What is the Undiagnosed Diseases Network?
The Undiagnosed Diseases Network (UDN) is a research study that is funded by the National Institutes of Health Common Fund. Its purpose is to bring together clinical and research experts from across the United States to solve the most challenging medical mysteries using advanced technologies.
Through this study, we hope to both help individual patients and families living with the burden of undiagnosed diseases, and contribute to the understanding of how the human body works.
Who Is in the Network?
The UDN is made up of a Coordinating Center, Clinical Sites, and Core Facilities (“Cores”).
The Coordinating Center, which coordinates the work of the UDN, is based at the Department of Biomedical Informatics at Harvard Medical School.
The Clinical Sites, where UDN participants are evaluated, are located in 12 cities across the United States:
- Bethesda, MD (National Institutes of Health)
- Boston, MA (Brigham and Women’s Hospital, Boston Children’s Hospital, and Massachusetts General Hospital)
- Durham, NC (Duke University and Columbia University)
- Houston, TX (Baylor College of Medicine)
- Los Angeles, CA (University of California, Los Angeles)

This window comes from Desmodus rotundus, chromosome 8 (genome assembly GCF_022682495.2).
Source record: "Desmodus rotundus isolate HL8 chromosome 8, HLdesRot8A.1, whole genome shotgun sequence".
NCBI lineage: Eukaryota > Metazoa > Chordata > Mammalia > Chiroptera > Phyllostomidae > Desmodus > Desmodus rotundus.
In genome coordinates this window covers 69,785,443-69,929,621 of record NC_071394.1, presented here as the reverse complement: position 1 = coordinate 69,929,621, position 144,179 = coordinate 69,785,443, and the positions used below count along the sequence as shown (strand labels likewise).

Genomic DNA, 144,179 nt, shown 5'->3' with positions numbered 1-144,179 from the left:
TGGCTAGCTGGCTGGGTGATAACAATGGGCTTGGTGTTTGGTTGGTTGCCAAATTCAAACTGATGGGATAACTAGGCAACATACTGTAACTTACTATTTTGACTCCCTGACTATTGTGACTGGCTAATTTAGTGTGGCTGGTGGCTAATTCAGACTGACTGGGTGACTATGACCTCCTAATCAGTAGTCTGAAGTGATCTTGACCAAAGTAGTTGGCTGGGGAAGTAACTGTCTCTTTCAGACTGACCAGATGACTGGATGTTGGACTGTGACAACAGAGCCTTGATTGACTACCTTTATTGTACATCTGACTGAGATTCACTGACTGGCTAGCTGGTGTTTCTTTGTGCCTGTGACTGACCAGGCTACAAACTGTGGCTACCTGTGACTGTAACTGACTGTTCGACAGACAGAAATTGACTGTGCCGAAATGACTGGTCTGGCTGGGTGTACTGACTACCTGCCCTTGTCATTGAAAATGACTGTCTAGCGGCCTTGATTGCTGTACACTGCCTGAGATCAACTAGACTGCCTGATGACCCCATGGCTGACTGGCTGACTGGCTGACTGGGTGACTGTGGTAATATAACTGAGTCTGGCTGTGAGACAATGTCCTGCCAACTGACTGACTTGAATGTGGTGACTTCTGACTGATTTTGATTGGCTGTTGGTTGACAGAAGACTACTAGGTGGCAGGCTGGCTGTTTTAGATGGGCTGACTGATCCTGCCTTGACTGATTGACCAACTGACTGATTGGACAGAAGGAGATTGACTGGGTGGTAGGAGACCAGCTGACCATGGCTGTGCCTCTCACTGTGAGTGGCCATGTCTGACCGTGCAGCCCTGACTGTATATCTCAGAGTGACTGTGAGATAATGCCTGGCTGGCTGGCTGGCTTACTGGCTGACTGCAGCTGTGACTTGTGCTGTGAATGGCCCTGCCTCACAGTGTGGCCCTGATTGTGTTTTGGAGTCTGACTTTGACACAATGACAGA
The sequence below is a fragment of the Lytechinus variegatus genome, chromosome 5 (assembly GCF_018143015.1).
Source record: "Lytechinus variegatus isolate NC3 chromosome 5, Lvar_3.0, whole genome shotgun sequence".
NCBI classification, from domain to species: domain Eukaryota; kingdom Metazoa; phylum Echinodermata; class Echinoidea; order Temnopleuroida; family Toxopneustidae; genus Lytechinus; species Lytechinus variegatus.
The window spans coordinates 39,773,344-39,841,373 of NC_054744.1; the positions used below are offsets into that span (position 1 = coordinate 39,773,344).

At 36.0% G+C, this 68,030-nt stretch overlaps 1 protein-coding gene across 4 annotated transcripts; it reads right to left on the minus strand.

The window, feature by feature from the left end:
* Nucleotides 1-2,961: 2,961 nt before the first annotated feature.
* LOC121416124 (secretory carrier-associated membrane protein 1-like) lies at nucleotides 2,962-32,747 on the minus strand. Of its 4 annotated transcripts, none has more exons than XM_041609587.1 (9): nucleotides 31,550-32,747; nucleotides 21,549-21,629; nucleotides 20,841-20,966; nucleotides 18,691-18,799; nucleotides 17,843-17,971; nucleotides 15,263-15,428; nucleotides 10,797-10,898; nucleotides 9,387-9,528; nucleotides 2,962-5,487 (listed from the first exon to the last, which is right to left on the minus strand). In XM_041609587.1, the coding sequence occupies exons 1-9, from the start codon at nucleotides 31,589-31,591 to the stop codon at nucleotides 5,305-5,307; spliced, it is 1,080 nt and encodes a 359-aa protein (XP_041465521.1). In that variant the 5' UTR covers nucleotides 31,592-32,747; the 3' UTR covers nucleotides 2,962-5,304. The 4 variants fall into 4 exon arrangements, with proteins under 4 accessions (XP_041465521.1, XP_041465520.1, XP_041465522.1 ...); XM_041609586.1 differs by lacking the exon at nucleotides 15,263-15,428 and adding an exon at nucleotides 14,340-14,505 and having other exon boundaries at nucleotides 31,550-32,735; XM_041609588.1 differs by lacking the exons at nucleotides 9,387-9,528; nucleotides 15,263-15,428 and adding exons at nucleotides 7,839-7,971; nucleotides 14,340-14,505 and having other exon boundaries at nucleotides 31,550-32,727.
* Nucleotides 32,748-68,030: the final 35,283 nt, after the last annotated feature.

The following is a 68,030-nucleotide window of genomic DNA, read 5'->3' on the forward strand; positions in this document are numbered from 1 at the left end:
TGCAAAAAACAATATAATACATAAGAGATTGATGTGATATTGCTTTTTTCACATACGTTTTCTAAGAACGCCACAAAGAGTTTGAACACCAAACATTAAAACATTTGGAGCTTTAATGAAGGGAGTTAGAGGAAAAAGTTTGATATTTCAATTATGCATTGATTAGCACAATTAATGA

- Miami, FL (University of Miami School of Medicine)
- Nashville, TN (Vanderbilt University Medical Center)
- Philadelphia, PA (Children’s Hospital of Philadelphia and University of Pennsylvania)
- Salt Lake City, UT (University of Utah)
- Seattle, WA (University of Washington School of Medicine and Seattle Children’s Hospital)
- Stanford, CA (Stanford Medicine)
- St. Louis, MO (Washington University in St. Louis)
At the Clinical Sites, doctors and healthcare providers, like neurologists, immunologists, nephrologists, endocrinologists, and geneticists, come together to help find the cause of participant symptoms.
The Sequencing Core, where genetic testing for the UDN is performed, is at Baylor College of Medicine.
The Model Organisms Screening Center, located at Baylor College of Medicine, Washington University in St. Louis, and University of Oregon, helps the network to understand how specific genetic changes contribute to disease by studying these changes in other organisms. The Metabolomics Core, located at the Mayo Clinic in Rochester, MN, provides the UDN with advanced tools to study biological markers that might be related to disease.
How Can I Apply to be a UDN Participant?
You can visit our How to Apply page to learn more and begin the UDN application process.